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Story Retellings in Medicine Lodge

When the Medicine Lodge Peace Treaty Association (MLPTA) submitted a proposal for a Humanitie´╗┐s For All grant, the plan was to turn an old welcome center into a new visitor center with a small outdoor historical exhibit. But over the years, the project has exploded in scope and ambition, taking its creators in directions they never imagined.

“We learned quickly that we had a lot to learn,” says Debra Kolb, project director. “Our vision had a lot of growing to do, and we had a lot of growing to do.”

The Memorial Timeline will feature the stories of Indigenous people and settlers in Barber County. In the years since the project began, the planning committee has realized the need for more substantial Indigenous inclusion and participation in the stories being told. In addition to working under the guidance of tribal members, including Darrin Cisco of the Apache Tribe of Oklahoma, the MLPTA organized a summit in June of 2022 to meet with delegates from each of the five nations involved in the Medicine Lodge Treaty of 1867: the Kiowa, Comanche, Kiowa-Apache, Arapaho, and Southern Cheyenne nations. Tribal members in attendance at the summit included linguists, youth leaders, and elders, who contributed new perspectives on the memorial timeline, the Medicine Lodge Intertribal Powwow, and the Peace Treaty Pageant.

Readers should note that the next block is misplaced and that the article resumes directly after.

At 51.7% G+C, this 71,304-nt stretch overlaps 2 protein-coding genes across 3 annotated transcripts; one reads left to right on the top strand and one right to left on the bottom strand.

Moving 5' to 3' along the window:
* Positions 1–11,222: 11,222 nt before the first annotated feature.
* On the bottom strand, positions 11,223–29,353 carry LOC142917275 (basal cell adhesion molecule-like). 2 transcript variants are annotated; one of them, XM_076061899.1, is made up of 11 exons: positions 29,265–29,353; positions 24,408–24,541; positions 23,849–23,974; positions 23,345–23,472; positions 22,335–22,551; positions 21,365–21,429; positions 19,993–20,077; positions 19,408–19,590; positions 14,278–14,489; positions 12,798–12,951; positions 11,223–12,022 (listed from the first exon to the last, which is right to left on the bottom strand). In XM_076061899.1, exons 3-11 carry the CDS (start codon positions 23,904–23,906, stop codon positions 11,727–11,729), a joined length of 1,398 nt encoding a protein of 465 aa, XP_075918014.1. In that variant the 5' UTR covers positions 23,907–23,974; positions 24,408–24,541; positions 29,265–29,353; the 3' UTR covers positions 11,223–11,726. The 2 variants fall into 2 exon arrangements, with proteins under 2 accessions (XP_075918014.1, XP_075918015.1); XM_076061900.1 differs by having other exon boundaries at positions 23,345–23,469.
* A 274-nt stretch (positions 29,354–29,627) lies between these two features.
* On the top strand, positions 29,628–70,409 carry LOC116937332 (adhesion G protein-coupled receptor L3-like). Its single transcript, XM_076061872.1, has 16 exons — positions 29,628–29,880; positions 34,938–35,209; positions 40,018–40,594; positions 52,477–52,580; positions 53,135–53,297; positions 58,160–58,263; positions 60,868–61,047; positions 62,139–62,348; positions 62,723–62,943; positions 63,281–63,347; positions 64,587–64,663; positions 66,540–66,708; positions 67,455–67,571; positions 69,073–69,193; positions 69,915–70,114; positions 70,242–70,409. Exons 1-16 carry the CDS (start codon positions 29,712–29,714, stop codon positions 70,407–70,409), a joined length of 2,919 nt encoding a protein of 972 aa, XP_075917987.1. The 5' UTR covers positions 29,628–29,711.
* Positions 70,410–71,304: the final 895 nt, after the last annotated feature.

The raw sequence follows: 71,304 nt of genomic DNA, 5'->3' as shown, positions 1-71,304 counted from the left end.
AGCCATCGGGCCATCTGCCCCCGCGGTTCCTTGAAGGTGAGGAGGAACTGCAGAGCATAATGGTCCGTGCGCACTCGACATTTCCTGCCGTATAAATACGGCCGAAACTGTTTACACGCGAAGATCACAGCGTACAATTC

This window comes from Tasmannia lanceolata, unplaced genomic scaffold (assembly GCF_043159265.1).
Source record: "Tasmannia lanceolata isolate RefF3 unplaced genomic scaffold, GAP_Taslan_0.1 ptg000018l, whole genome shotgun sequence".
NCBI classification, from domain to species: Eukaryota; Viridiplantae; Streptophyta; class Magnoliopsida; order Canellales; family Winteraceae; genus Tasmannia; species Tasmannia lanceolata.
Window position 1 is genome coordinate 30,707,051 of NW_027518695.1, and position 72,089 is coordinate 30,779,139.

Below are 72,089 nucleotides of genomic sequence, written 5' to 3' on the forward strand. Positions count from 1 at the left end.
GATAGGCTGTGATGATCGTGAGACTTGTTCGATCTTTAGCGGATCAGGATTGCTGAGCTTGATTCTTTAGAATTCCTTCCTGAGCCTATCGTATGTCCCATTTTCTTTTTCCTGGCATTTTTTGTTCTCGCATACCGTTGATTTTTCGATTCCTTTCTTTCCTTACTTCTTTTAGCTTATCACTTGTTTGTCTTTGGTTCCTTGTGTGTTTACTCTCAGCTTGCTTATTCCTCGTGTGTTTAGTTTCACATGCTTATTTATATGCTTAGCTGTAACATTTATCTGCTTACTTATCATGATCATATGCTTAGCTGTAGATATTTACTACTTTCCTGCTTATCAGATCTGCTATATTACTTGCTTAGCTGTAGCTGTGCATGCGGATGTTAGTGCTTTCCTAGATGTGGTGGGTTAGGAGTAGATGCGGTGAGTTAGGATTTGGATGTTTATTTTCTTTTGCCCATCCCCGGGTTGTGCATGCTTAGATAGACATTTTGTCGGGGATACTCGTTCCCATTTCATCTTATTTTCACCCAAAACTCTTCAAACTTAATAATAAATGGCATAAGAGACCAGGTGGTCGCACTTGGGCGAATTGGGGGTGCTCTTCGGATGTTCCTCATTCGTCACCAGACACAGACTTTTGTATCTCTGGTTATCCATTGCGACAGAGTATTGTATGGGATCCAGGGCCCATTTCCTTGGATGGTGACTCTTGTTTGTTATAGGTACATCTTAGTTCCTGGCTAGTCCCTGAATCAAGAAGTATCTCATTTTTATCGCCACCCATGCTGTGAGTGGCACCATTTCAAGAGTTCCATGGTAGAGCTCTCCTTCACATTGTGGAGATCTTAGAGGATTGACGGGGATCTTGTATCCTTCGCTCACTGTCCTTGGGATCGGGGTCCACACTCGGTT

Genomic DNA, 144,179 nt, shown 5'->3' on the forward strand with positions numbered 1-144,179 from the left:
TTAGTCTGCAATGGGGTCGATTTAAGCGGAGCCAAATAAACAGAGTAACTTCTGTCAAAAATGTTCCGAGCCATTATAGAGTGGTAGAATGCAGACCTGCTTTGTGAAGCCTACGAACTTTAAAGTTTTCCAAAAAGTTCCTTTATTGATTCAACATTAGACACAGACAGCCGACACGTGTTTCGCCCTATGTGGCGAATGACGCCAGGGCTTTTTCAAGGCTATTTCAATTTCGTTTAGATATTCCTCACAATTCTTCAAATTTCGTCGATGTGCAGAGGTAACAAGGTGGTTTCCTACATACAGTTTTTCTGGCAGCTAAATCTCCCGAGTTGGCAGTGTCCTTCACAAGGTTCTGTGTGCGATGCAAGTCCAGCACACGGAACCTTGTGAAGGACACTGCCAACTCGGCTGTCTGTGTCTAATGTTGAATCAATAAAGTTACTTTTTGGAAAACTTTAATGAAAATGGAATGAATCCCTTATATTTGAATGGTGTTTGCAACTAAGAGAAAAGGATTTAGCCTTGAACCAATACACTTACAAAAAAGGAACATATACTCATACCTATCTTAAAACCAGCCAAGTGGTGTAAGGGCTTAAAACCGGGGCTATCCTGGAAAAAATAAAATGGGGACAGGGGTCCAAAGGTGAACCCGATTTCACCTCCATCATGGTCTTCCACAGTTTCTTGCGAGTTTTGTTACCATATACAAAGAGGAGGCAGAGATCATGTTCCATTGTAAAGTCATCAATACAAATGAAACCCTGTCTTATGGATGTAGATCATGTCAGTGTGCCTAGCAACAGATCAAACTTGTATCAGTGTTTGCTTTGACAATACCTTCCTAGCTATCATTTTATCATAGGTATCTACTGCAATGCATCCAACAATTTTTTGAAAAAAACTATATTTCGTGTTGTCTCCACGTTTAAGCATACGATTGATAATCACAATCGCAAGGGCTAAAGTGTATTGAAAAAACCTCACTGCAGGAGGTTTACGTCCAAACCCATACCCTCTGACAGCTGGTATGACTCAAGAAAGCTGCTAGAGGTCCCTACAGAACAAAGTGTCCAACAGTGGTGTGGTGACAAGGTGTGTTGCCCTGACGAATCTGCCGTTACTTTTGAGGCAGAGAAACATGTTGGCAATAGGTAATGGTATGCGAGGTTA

With an emphasis on honoring many different perspectives, the memorial timeline aims to preserve the oral history that has played such a formative role in the community. It will feature tales passed down in local families, stories that haven’t made it into history books, and refreshed interpretations of familiar history.

But the visitor center and timeline are no longer the sole focus of the project. Now, the MLPTA is at work on a more extensive outdoor museum trail. “We’ve got a larger [vision] where every story on the timeline will have a stop with multiple signs,” explains Joscelyn Nittler, content director. Currently, a trail stop is being developed on the powwow grounds at the Memorial Peace Park, with future plans for a stop on Main Street. The planning committee has also set its sights on developing historical signage along the Gypsum Hills Scenic Byway.

While the project is still underway, the Memorial Timeline is expected to be completed in time for the Medicine Lodge Intertribal Powwow, Sept. 22-24 at the Memorial Peace Park.

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